The sun woke us at 5:30 with a less-than-spectacular sunrise, but with the perch on the roof, it was worth getting up and seeing the light spread across the valley. Everyone was slow to get moving. The Moons left by 7, going to meet Moonlight’s dad at an upcoming road crossing. For some reason, I felt very isolated this morning, and was glad to get on trail. We stopped at the Wintturi Shelter for water, then hiked to VT-12, where we stopped at On the Edge Farm Stand for lunch. The baked goods were worth the 0.2 mile walk! (Even if the worker was rude and obnoxious to us…) The hike out of there kicked our butt, though. We continued on very sluggishly, both feeling very fatigued lately. Our upcoming zero will be a nice break. We walked another 0.2 mile off trail to Cloudland Market. It wasn’t nearly as stocked as the previous one, but the Vermont Sweetwater bottles they had were a welcome treat. We met a group of SOBOs there who are staying at our intended shelter, and ended up following them down the road to the shelter. We got to the shelter at 6, set up camp and cooked dinner. It was fun talking with this group, who have obviously been together on trail for a long time. Too bad this group is headed in the opposite direction as us – it would be fun to hike with them for a little while.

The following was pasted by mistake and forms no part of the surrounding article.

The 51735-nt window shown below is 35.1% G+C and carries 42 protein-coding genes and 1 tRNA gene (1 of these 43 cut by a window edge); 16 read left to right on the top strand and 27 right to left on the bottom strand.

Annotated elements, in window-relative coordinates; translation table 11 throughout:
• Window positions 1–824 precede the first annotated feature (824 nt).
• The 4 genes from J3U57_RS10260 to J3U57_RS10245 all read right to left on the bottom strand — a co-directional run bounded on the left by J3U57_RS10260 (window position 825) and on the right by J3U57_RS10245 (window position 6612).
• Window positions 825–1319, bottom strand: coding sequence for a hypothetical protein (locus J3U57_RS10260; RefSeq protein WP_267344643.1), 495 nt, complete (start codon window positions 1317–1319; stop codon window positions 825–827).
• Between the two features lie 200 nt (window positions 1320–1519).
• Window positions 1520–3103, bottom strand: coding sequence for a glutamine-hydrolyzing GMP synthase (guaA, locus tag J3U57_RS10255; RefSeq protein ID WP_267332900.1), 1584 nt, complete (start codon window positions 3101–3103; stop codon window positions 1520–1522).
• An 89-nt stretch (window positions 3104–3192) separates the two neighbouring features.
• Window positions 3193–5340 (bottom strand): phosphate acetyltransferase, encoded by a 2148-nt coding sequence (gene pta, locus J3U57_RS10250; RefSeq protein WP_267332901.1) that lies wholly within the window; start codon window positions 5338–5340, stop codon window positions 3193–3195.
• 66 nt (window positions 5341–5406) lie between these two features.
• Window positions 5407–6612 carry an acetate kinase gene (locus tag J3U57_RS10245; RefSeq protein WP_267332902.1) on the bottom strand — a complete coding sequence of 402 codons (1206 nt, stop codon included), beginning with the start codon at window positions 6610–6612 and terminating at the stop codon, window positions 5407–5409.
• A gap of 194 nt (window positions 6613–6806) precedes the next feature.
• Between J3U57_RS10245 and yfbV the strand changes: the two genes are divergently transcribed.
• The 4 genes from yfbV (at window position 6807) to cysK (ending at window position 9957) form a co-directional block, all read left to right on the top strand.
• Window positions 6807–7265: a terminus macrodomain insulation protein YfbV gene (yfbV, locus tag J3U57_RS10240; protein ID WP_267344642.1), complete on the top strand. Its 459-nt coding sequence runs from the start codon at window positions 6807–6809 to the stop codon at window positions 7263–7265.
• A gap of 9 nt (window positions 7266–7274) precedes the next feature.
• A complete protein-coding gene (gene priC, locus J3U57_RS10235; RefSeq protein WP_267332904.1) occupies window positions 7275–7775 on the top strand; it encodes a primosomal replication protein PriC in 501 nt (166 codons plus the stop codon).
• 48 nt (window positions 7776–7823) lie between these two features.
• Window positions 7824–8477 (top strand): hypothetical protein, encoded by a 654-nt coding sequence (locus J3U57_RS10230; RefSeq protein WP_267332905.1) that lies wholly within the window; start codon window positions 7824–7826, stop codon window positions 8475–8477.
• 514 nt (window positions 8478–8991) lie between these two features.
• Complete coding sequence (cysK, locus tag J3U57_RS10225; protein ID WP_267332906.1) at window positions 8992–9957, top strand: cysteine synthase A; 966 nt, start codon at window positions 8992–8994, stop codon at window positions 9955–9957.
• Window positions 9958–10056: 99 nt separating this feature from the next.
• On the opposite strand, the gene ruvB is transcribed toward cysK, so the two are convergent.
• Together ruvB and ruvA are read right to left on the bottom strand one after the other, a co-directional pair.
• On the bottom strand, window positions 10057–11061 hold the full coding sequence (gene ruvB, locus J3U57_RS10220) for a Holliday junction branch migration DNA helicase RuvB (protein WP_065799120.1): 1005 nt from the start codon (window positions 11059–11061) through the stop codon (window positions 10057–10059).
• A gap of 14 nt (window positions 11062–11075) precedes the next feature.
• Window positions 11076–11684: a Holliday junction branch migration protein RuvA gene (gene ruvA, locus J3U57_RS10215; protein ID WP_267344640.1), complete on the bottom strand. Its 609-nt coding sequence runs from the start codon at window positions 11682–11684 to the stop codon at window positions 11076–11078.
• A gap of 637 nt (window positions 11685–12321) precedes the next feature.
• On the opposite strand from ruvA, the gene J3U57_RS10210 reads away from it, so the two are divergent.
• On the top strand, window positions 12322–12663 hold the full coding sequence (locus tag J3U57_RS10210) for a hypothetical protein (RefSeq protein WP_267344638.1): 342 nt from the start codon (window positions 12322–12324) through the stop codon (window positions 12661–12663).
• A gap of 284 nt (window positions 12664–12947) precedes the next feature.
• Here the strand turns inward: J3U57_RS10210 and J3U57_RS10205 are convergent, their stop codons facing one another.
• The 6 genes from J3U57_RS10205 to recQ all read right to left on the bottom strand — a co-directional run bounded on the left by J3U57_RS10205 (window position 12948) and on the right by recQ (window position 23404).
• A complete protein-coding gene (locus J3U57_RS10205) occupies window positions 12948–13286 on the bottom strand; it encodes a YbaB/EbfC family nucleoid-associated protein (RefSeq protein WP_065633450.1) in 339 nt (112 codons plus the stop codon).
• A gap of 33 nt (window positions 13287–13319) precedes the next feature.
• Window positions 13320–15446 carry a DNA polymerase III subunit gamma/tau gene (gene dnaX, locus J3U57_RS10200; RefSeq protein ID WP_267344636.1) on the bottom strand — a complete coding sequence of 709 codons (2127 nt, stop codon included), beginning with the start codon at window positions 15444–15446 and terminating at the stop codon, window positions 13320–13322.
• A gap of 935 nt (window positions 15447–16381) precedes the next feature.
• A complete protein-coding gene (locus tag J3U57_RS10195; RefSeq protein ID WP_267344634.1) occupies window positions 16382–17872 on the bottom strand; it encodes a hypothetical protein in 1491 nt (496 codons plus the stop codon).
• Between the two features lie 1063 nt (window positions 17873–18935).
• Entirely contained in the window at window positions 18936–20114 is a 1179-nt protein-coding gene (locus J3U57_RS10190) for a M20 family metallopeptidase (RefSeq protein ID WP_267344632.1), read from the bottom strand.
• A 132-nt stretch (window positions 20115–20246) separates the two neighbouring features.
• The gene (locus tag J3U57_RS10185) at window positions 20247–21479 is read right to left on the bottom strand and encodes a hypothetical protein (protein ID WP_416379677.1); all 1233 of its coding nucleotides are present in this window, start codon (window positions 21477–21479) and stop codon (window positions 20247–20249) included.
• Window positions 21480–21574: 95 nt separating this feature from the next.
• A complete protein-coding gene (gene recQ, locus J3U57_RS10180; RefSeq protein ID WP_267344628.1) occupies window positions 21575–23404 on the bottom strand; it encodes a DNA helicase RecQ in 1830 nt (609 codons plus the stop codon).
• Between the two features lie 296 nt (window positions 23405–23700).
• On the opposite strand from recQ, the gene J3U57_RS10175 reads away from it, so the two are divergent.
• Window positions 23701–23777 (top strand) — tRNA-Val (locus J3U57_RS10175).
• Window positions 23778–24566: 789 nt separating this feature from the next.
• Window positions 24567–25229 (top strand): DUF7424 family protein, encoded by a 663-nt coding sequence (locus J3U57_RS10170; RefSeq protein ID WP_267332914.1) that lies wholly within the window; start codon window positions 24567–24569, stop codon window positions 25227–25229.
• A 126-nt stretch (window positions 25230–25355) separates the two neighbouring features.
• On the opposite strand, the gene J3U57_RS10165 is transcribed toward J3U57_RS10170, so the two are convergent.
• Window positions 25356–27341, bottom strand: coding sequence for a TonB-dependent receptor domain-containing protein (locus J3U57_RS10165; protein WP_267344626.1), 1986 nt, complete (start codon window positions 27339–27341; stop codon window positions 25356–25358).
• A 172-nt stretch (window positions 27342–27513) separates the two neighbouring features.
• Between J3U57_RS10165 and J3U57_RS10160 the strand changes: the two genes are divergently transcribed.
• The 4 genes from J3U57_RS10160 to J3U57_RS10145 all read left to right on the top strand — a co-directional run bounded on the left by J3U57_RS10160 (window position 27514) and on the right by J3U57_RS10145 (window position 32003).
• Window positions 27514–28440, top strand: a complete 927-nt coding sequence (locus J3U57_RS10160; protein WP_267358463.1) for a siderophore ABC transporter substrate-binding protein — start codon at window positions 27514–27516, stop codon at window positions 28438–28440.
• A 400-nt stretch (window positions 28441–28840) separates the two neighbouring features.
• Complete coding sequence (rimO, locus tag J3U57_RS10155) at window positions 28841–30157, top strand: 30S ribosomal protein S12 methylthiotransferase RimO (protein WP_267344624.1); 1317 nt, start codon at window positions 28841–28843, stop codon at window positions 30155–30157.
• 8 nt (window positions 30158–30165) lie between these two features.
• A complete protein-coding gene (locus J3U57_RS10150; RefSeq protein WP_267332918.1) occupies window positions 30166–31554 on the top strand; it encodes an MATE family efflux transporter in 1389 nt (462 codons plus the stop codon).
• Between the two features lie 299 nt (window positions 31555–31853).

Sunrise from the Lookout, with clouds in the valley.

Sunrise from the Lookout, with clouds in the valley.

Day 126 – Cloudland Shelter to Happy Hill Shelter
Miles: 10.6